ATP ranking | How are the ranking points awarded?

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ATP ranking | How are the ranking points awarded?

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SportsCafe Desk

02/09/2017

The way the ATP Rankings work is not common knowledge. People believe it's hard to understand the ranking system in tennis, while in truth, it's probably the easiest rankings systems among all sports. Here's a simple, easy-to-understand explanation of how the ATP rankings work.

To understand how ATP Rankings works, you first need to know the different kinds of tennis tournaments there are. The Majors, also known as the Grand Slams are the highest level of tournaments in tennis. Although these majors are not ATP tournaments, players get ATP ranking points by playing in these.

There are 4 different majors held every year. The Australian Open in Melbourne, the French Open in Paris, Wimbledon in London and the US Open in New York. Players get ranking points based on how far they go in these tournaments. The winner gets 2000 points and here's how other players get points. 

  • Runner-up: 1200
  • Semi-Finalist: 720
  • Quarter-Finalist: 360
  • R4: 180
  • R3: 90
  • R2: 45
  • R1: 10

Then there are three levels of ATP Tournaments. 

  1. ATP World Tour Masters 1000
  2. ATP World Tour 500 series
  3. ATP World Tour 250 series

As their names suggest, the maximum points a player can take from these tournaments is 1000, 500, and 250. The total number of ATP Masters 1000 tournaments is 9, and most top players usually play all of them, while they generally pick and choose the Masters 500 and Masters 250 tournaments they play in according to their schedules.

Here's how the ranking points are distributed for these tournaments.

Masters 1000

  • Winner: 1000
  • Runner-up: 600
  • Semi-finalist: 360
  • Quater-finalist: 180
  • R16: 90
  • R32: 45
  • R64: 10 

500 Series

  • Winner: 500
  • Runner-up: 300
  • Semi-finalist: 180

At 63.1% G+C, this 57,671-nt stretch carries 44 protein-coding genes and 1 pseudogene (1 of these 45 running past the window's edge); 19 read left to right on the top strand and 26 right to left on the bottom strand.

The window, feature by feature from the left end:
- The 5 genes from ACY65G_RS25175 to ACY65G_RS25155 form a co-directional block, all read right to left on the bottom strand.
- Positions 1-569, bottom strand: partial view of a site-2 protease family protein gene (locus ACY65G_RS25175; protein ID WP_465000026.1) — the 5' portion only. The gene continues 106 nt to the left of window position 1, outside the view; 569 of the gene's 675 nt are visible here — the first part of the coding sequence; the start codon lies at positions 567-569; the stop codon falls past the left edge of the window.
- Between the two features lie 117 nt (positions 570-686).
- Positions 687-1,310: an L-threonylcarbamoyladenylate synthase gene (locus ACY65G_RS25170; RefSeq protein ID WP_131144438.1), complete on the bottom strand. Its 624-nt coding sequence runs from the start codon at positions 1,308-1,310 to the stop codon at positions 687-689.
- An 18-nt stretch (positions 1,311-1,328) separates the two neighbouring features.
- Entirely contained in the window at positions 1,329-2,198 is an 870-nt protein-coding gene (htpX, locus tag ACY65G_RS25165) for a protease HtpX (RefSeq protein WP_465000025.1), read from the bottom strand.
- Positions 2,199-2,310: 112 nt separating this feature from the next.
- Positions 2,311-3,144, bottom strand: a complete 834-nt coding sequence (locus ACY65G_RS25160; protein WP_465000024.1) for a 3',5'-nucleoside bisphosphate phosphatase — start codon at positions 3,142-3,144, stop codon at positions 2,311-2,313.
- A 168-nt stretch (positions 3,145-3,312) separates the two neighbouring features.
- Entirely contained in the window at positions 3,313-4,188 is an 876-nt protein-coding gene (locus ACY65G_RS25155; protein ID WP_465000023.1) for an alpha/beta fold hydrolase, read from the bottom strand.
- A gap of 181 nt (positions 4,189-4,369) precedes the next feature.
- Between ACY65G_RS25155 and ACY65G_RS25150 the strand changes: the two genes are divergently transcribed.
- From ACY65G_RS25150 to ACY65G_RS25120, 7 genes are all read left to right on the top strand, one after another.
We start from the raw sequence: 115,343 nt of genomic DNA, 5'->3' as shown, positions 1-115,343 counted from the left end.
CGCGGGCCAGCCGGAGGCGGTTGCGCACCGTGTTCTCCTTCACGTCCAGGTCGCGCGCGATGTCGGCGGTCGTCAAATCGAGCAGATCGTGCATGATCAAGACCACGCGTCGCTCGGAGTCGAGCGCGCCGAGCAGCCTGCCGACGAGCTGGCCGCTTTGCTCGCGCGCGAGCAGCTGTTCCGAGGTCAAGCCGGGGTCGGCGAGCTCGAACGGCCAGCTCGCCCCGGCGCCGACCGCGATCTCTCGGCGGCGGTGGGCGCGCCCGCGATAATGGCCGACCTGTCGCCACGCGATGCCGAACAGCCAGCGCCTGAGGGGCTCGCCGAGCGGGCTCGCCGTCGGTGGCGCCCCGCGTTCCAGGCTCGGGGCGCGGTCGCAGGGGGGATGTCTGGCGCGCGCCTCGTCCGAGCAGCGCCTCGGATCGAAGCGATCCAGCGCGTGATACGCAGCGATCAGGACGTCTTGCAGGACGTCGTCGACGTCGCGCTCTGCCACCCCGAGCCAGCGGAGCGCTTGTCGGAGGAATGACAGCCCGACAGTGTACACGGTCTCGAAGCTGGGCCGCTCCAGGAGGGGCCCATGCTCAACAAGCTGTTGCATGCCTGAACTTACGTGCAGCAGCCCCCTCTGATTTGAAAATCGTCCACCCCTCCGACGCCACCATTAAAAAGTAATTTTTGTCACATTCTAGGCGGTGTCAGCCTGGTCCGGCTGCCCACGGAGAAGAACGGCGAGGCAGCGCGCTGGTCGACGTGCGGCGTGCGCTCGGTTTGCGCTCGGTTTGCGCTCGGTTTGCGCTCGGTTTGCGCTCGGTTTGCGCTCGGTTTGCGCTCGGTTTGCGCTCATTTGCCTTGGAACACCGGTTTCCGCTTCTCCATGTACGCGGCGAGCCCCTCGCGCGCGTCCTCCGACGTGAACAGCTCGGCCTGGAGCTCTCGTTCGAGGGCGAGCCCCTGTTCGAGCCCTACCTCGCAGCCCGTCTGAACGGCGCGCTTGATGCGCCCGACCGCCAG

• Quater-finalist: 90
  • R16: 45

250 Series

  • Winner: 250
  • Runner-up: 150
  • Semi-finalist: 90
  • Quater-finalist: 45
  • R16: 20

Now let's come to the other important part of the ranking system - dropping points. So the ATP Rankings work on a 52-week period. That means the total ranking points a player has is the cumulative sum of the ranking points he has accumulated in all the tournaments he has played over last 52 weeks.

For example, if a player has 6500 points at the beginning of the US Open, and he won the US Open last year, he'd have gained 2000 points by winning last year. And let's assume this time he does not win the championship, but finished second. So he'll gain 1200 points from his runner-up finish, but lose 2000 from his win last year. And the total number of points he will have after the end of the US Open would be 6500-2000+1200=5700. That is, he'll have a net loss of 800 points because he failed to match his performance from the previous year. This addition and subtraction of points always happens on the Monday after the tournament finishes.

Apart from the usual race in the rankings, another race the players on the ATP tour have is the race to end in the top 8 places for the year. At the end of every year, the World Tour Finals are played. This tournament is different from all the others in that only the Top 8 players of the year are allowed to participate here. The first 7 players are selected simply on the basis of ranking points accumulated. The player ranked 8th usually gets to play unless there is a player who has won a Grand Slam that year but ranked between 9 and 20. In that case, the Grand Slam winner takes the last spot.

The World Tour Finals, unlike any other tournament, does not have a knockout format. The 8 players are divided into two groups of four each. They then play a round-robin league and the two top players from each group go into the semifinals. The ranking points also have a different kind of distribution. 200 points are given for every win in the round-robin league, 400 for a semifinal win, and 500 for a win the final. Thus, the champion can take home a maximum of 1500 points if he goes through the tournament undefeated.

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